Employees Unlikely to Achieve What They’re Looking For

For the employee who wants more but you believe is not likely to get there, you do not have responsibility to talk the person out of their goals. You do have a responsibility to help that person understand the blockers to their success and help them strategize on how best to handle them. If it is a skill or experience issue, lay out the steps they would have to take to gain and demonstrate those. If it is a style issue, providing straight feedback and offering internal or external coaching could be what is called for. Political issues take more finesse and often support from HR to handle. They can sometimes be resolved through conversations but may ultimately only be resolved by helping the person move on.

#3: What if they want to leave?

Your best performers will move on whether you help them or not. Talking about their career goals will not cause a departure; but, ignoring the issue will only accelerate it. If you can keep them in the company, it’s a win-win. So, helping them figure out their potential next move(s) and helping them get there is to your advantage – as is catalyzing the development of others who might be ready to take their place, so you are not left with a talent gap.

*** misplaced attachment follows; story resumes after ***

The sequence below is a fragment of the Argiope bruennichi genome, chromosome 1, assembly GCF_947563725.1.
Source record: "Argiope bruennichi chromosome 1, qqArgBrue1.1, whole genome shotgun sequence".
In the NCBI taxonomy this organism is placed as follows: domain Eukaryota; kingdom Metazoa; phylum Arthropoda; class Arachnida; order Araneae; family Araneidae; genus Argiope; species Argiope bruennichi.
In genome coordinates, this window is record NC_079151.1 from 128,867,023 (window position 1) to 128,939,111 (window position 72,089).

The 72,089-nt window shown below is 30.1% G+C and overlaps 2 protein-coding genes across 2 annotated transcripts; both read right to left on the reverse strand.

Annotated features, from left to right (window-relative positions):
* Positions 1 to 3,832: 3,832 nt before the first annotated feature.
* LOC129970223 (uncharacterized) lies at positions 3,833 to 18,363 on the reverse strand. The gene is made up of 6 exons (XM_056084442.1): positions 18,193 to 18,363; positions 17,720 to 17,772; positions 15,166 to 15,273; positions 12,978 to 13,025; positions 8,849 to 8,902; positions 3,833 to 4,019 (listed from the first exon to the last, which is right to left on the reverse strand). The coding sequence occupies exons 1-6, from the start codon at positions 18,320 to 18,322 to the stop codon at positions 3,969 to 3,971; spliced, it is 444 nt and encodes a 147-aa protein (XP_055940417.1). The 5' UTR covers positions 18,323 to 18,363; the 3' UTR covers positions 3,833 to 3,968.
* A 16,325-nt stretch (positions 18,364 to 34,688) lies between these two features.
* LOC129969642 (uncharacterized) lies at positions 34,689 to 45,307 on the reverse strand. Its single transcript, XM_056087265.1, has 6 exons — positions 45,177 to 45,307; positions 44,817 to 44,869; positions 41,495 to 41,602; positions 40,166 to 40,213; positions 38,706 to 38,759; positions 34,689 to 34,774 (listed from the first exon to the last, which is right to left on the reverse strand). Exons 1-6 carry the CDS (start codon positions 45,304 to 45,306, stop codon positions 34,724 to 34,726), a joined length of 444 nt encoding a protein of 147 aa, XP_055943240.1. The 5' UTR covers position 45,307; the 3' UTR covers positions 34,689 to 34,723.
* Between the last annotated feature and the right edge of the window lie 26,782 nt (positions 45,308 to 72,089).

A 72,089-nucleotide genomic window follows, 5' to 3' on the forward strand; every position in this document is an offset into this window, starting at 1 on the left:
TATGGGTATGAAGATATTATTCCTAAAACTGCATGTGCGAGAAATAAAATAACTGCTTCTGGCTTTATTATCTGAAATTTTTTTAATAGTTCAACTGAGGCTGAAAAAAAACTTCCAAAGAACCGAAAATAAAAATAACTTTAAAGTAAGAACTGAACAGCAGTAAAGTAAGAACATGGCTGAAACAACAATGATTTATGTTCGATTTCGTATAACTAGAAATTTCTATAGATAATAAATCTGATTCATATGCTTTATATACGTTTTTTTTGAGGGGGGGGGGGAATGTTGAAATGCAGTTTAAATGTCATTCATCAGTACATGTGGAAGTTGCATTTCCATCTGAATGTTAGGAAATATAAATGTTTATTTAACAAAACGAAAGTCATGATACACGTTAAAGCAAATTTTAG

The most forward-thinking companies reward managers for developing their people or moving them into other company roles. However, managers who are sought after by employees because they are known for mentoring and career development often attract the best employees, and gain that way, even if they are not evaluated on it. Either way, it is to your benefit to increase your comfort with career conversations and to invite your employees to initiate them as well.

Interested in learning how Keystone Partners can help with your career management and leadership development-related needs? Contact us today to learn more about our services.